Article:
However, some courts have cited Murray as authority that purchase price is generally in-admissible to establish market value without any qualification based on whether the purchase was remote in time or place to the operative date for establishing market value. See, e.g., Redman Homes, 920 S.W.2d at 668; Taiwan Shrimp Farm Village Ass'n, 915 S.W.2d at 71.
The court of appeals's opinion is not clear regarding the reason it concluded that evidence of purchase price was material and relevant because it did not mention the basis on which the plaintiff proved damages relative to the vehicle. See Murray, 59 S.W.2d at 851-54. However, the Texas Supreme Court's opinion dismissing the defendant's writ of error reflects that the jury was asked to determine "reasonable market value" of the vehicle before and after the collision. Murray, 90 S.W.2d at 831.
Therefore, we respectfully disagree with the Burns court, as well as some other courts, citing Murray for the proposition that purchase price alone, if admitted without objection or uncontroverted, is legally sufficient to prove an item's market value at a later date. See Burns, 190 S.W.3d at 270 (citing Murray, 59 S.W.2d at 854); see also Marley v. Wallace, No. 12-01-00225-CV, 2002 WL 31761150, at *2-3 (Tex.App.-Tyler Dec. 11, 2002, no pet.) (not designated for publication) (citing Murray when stating purchase price may be related "tenuously" to market value at a later time, but when admitted without objection, it alone provides more than a scintilla of, and is the most probative, evidence of market value); Blanken v. Krasoff, No. 03-00-00541-CV, 2001 WL 838436, at *2-3 (Tex. App.-Austin July 26, 2001, no pet.) (not designated for publication) (same).
Additionally, we decline to follow these cases because their holdings are contrary to Redman Homes. In Redman Homes, by indicating the owners' testimony regarding purchase price was not evidence of subsequent market value of the home, despite no challenge to admission of the testimony and apparently no controverting evidence, the supreme court effectively negated the reasoning that purchase price is probative of market value if admitted without objection or uncontroverted. See Redman Homes, 920 S.W.2d at 668-69.
Moreover, we disagree with the suggestion in Burns and similar cases that evidence is necessarily legally-sufficient to support a certain element of a claim simply because it is admitted without objection or is uncontroverted. See Burns, 190 S.W.3d at 270; Marley, 2002 WL 31761150, at *2-3; Blanken, 2001 WL 838436, at *2-3. We recognize that inadmissible evidence does not necessarily lose its probative value if admitted without objection. See, e.g., Tex.R. Evid. 802 ("Inadmissible hearsay admitted without objection shall not be denied probative value merely because it is hearsay."). However, it does not follow that inadmissible evidence is necessarily probative if it is admitted without objection or is uncontroverted. See Porras v. Craig, 675 S.W.2d 503, 505 (Tex. 1984) ("Irrelevant evidence, even when admitted without objection, will not support a judgment.").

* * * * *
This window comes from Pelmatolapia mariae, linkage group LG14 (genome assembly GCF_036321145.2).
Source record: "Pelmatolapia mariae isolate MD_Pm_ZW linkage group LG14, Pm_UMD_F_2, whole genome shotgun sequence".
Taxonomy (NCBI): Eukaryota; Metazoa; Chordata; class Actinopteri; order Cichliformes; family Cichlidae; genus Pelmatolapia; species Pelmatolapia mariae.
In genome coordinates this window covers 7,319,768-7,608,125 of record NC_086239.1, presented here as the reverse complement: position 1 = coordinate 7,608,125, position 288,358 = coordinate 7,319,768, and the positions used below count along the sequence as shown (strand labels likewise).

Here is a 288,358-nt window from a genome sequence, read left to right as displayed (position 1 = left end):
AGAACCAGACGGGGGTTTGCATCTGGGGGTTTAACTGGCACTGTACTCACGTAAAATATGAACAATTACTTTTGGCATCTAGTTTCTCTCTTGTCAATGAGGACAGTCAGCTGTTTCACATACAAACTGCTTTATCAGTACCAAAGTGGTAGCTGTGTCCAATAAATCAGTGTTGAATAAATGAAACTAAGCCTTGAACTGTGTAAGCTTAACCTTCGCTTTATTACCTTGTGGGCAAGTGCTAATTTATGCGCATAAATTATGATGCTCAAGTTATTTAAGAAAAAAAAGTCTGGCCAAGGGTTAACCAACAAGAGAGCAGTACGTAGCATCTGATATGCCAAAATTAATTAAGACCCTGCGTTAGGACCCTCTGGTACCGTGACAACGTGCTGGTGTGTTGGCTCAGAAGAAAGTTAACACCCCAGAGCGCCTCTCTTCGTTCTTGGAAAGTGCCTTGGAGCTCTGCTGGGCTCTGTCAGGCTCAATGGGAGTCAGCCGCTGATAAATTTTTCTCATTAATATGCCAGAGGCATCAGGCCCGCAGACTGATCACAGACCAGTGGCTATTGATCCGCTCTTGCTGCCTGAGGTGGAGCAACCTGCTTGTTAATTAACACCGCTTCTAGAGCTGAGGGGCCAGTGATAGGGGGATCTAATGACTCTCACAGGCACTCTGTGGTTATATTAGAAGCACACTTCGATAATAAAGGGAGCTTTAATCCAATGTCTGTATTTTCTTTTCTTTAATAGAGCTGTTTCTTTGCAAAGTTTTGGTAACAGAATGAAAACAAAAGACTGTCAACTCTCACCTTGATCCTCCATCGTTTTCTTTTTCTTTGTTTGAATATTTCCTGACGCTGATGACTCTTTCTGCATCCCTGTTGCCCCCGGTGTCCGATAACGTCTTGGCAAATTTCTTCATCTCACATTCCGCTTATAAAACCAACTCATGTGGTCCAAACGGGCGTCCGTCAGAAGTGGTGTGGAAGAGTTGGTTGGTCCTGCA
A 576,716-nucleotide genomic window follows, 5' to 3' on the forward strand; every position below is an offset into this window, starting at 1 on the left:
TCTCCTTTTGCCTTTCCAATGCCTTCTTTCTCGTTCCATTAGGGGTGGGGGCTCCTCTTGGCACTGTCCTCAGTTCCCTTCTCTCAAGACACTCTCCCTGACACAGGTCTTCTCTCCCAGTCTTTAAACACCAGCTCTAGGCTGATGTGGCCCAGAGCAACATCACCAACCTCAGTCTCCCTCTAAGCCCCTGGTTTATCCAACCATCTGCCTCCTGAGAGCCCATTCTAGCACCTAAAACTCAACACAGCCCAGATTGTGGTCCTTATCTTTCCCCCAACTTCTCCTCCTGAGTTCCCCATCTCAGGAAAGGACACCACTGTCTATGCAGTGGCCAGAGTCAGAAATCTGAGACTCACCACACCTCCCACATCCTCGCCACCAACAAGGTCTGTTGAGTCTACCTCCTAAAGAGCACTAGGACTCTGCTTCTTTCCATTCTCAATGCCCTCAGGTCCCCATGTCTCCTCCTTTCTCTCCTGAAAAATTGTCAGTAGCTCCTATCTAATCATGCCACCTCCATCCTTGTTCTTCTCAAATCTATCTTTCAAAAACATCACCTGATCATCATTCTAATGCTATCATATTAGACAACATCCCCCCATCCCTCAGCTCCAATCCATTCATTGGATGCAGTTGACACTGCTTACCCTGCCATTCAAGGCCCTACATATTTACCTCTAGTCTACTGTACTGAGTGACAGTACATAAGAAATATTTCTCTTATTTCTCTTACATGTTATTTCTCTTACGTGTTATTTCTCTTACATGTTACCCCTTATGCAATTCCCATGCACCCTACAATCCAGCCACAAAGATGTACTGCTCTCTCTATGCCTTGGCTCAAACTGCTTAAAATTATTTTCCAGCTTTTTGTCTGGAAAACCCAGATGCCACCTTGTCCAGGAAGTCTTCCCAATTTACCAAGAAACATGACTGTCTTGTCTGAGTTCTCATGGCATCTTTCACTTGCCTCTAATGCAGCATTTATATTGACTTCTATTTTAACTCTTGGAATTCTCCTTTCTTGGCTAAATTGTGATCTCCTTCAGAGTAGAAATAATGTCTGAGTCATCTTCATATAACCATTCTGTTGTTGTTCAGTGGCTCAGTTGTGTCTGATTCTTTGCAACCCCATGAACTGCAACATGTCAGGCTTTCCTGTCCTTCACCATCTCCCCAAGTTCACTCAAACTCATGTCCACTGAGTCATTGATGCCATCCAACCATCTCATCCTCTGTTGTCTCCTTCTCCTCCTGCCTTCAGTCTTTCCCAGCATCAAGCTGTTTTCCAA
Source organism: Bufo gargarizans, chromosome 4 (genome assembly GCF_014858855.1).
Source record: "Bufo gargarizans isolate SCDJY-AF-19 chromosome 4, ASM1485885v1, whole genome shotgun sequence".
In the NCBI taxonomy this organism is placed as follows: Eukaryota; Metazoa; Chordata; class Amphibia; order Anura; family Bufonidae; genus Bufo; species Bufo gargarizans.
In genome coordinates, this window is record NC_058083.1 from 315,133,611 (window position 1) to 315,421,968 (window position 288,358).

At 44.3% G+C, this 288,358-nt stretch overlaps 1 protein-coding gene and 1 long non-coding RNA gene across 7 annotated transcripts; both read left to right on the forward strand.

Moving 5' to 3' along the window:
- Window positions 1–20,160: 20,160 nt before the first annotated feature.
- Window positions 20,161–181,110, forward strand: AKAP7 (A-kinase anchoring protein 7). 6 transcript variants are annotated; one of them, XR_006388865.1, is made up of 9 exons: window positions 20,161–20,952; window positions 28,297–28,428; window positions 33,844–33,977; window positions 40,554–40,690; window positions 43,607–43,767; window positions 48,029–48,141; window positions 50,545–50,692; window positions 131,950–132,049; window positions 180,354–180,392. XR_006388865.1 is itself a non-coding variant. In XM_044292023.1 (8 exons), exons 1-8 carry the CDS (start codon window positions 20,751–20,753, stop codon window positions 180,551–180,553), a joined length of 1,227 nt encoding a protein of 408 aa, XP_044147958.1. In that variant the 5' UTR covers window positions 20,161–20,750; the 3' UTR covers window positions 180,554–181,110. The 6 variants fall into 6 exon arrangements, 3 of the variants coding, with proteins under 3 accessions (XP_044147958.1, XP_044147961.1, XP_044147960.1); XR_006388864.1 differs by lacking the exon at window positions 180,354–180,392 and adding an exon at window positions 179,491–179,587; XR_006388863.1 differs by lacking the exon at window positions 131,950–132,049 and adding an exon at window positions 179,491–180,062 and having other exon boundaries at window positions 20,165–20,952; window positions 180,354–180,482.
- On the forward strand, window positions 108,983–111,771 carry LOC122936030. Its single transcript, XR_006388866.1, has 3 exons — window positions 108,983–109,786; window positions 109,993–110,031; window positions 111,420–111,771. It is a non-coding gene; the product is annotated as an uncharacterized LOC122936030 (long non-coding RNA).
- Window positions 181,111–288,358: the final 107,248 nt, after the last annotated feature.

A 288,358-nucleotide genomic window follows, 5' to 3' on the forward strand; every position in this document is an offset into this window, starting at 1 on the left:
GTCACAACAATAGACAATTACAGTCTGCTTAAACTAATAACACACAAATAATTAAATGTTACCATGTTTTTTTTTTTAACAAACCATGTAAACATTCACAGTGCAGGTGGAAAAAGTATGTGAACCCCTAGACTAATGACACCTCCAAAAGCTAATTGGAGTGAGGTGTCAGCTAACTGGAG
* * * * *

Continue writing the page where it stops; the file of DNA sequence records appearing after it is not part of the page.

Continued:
Even if we did not construe Redman Homes as Texas Supreme Court authority for the proposition that purchase price is alone legally insufficient to prove market value at a later date, we would nevertheless follow the courts of appeals, including the lower Redman Homes court, which have reached this conclusion. See Redman Homes, 901 S.W.2d at 685-86; Dolenz, 1996 WL 729923, at *7-8; Condon, 830 S.W.2d at 745 n. 5. Quite simply, it is not axiomatic that a plaintiff can sell property for the same amount at which he purchased it. Consequently, we reject Dykes's argument that he proved the market value of the ring on the date of conversion was $26,000 and thus we may uphold the jury's award of any amount equal to or less than $26,000.
Moreover, we acknowledge that the jury did not decide the purchase price represented the market value at the time of conversion because it awarded $13,000 rather than $26,000. However, assuming that $26,000 even represented market value at the time of purchase, there was no evidence regarding the dollar amount attributed to any depreciation between the purchase and the date of conversion. We recognize that the ring may not have depreciated by half its market value, or may have even appreciated in market value, during this period. However, we also cannot foreclose the possibility the ring depreciated by even more than $13,000 during this period. Consequently, the jury's finding that market value of the ring one-and-a-half years after purchase was half the price was an assumption unsupported by any evidence.
Finally, the Burns court also cited, and Dykes reiterates, the "well-settled" general rule that a property owner may opine regarding the value of his own property. Burns, 190 S.W.3d at 270-71; see Porras, 675 S.W.2d at 504. However, this rule is inapplicable here because Dykes did not testify regarding the value of the ring. Rather, he testified regarding only purchase price which, for the reasons we have discussed, was legally insufficient to establish market value at the time of conversion. See Dolenz, 1996 WL 729923, at *7-8 (reciting rule that owner can testify regarding market value of property while also recognizing purchase price is not evidence of market value). Accordingly, we sustain Lee's second issue, and we need not consider her third issue, challenging factual sufficiency of the, evidence to support the conversion damages.
We reverse the portion of the $123,000 monetary judgment that consists of $13,000 for conversion damages and render judgment that Dykes take nothing on his conversion claim. We affirm the remainder of the judgment.